The Nifty bounced back

The Nifty bounced back on the SBI support for NBFCs, but global markets have taken deep cuts on Thursday. Rate-sensitive sectors like banks, NBFCs, automobiles and really drove the market higher on Wednesday. The Nifty rallied by close to 160 points on the back of rate sensitive stocks even as the INR continued to remain under pressure. INR gained marginally to 74.218/$ while 10-year bond yields tapered to 8.03%. While the rupee did show some signs of holding up, the overhang of FPI selling continues. The RBI decision to maintain status quo on rates also did not go down too well.

Finally, India is seeing some tapering of gold imports which is likely to be a relief for the balance of trade. India’s gold imports were down 14% in the month of September on a YOY basis. The fall in demand for gold stemmed from a weaker rupee which made the precious metal expensive in rupee terms. India is the second largest market for the precious metal after China. The 15% weakness in the rupee in the current year has played its part. One reason for the weak gold import demand is also the huge inventories that jewellers were carrying from August when imports were at the peak.

Dow and other global markets cracked in early trades on Thursday. Weak China and strong treasury yields spooked global markets. The crash in US markets was led by tech stocks. With the Chinese government announcing a stimulus, it amounts to a clear admission of an economic slowdown in China in the aftermath of the trade war. The US Treasury bond yields at 3.22% represent a 7-year high and that is reducing the attractiveness of equity investing in risk-adjusted terms. European markets are jittery over Italy’s defiance to its austerity program. SGX Nifty is already down 200 points.

In a respite for aviation companies, the government has cut excise duty on ATF from 14% to 11%. The reduction in excise duty on ATF will lead to revenue loss for the government but it is likely to come as a boon for aviation companies. For airlines, ATF prices account for over 60% of the operating cost. Most airlines are squeezed by higher fuel costs on the one side and lower fares due to competition. Last month, the government had raised import duties on Aviation Turbine Fuel (ATF). Of course, the weak dollar continues to be a big cost adder for the aviation companies.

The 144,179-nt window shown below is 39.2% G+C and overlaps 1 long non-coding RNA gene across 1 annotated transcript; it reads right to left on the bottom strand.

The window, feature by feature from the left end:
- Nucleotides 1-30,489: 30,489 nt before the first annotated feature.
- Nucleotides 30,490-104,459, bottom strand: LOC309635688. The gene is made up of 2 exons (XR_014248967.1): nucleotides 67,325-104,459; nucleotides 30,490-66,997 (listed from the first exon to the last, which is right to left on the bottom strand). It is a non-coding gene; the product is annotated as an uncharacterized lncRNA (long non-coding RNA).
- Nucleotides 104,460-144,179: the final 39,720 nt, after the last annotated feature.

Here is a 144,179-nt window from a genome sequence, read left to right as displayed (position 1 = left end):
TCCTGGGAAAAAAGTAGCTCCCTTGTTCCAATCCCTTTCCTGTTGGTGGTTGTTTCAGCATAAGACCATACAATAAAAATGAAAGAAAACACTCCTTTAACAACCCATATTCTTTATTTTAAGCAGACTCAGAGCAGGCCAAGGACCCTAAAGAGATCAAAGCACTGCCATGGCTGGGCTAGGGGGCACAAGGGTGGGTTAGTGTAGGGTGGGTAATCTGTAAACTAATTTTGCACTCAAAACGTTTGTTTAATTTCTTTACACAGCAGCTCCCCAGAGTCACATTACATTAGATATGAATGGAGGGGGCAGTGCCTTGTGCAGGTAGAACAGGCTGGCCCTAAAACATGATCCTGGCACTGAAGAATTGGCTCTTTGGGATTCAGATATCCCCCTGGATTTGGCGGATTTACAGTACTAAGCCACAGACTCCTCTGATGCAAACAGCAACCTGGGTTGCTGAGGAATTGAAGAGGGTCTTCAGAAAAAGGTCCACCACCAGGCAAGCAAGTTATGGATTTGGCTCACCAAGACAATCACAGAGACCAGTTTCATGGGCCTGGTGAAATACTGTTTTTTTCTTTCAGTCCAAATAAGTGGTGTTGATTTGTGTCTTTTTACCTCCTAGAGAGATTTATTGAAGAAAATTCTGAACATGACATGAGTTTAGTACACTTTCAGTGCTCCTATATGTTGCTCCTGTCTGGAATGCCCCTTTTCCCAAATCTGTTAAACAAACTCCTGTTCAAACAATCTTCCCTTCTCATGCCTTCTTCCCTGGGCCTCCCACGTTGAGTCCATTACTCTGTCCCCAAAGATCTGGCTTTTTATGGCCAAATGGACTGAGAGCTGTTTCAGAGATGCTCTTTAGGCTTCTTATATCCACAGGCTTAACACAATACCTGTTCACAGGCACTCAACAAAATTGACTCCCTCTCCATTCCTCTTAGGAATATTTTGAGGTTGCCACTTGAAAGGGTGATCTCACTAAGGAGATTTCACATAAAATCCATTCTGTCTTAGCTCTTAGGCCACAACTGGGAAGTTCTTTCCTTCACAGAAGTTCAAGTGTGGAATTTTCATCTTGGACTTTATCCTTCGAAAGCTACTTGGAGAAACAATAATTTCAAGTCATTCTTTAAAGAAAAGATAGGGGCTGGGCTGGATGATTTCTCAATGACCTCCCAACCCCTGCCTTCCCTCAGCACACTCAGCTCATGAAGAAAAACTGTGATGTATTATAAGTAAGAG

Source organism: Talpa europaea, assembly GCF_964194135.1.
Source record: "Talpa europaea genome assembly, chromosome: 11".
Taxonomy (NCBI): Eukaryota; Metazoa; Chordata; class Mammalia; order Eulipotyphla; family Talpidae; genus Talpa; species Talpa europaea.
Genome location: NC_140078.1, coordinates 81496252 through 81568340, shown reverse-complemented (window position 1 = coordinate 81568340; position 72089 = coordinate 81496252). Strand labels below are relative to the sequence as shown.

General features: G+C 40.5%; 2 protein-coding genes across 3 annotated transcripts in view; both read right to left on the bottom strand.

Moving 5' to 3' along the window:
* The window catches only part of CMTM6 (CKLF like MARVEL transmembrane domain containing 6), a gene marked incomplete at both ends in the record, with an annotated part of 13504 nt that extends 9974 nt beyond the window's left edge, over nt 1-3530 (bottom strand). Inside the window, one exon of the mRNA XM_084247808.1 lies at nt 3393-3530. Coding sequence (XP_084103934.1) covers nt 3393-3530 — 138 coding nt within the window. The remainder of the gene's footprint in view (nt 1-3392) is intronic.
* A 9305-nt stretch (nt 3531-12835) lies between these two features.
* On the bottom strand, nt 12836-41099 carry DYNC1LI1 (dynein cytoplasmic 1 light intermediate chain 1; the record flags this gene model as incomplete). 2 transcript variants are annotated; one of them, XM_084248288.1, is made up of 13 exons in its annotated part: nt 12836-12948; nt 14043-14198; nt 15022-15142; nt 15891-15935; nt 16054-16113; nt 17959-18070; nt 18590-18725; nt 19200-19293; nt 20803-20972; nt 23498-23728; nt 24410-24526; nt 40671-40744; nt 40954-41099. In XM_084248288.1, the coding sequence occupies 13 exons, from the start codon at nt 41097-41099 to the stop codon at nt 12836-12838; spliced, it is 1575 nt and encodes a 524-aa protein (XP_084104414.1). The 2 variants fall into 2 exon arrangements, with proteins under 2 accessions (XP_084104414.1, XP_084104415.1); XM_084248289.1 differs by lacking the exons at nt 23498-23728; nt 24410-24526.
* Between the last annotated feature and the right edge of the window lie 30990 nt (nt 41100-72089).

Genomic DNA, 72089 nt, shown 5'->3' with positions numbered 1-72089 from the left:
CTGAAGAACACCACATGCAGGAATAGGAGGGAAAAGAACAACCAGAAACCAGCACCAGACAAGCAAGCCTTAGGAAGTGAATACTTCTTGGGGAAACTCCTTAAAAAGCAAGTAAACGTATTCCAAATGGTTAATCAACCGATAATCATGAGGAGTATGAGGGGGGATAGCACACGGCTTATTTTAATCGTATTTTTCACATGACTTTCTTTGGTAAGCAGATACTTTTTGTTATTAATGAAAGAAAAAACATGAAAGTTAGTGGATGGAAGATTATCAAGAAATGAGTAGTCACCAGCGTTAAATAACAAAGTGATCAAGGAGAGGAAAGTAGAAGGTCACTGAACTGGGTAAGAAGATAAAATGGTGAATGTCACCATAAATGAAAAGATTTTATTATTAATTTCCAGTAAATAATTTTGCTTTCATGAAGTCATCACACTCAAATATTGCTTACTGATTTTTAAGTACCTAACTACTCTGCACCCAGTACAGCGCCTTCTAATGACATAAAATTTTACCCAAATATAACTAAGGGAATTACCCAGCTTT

In a proactive move, the ICAI has sought an explanation from the auditors in the IL&FS case. ICAI confirmed that it had issued notices to the statutory auditors of IL&FS for the last few years to explain how such a major crisis was entirely overlooked. In the past, auditors have come under flak and this had also resulted in a dispute between the ICAI and SEBI; both statutory bodies. This time around the ICAI has been proactive in ordering an explanation from the auditors. Auditors and rating agencies have come under a lot of flak for acting too late on such critical issues. The IL&FS case is not the first instance but even in previous cases like Satyam, PC Jewellers, Vakrangee and Manpasand Beverages, the concern was the delayed action by auditors. In most cases, the action was after the damage was done.

In a new worry for private banks, they may have to shell out Rs.15,000 crore as GST on free services. This GST has specifically been levied on free services provided to customers who maintain the minimum required balance in their accounts. Banks have been asked to pay this tax retrospectively for the last five years. While the liability itself is Rs.15,000 crore, it could go as high as Rs.35,000 crore if the interest and the penalty are also added up. The maximum GST liability of Rs.6,500 crore is on HDFC bank followed by ICICI Bank at Rs.3,500 crore and Axis at Rs.2,500 crore. Banks are likely to dispute these charges.

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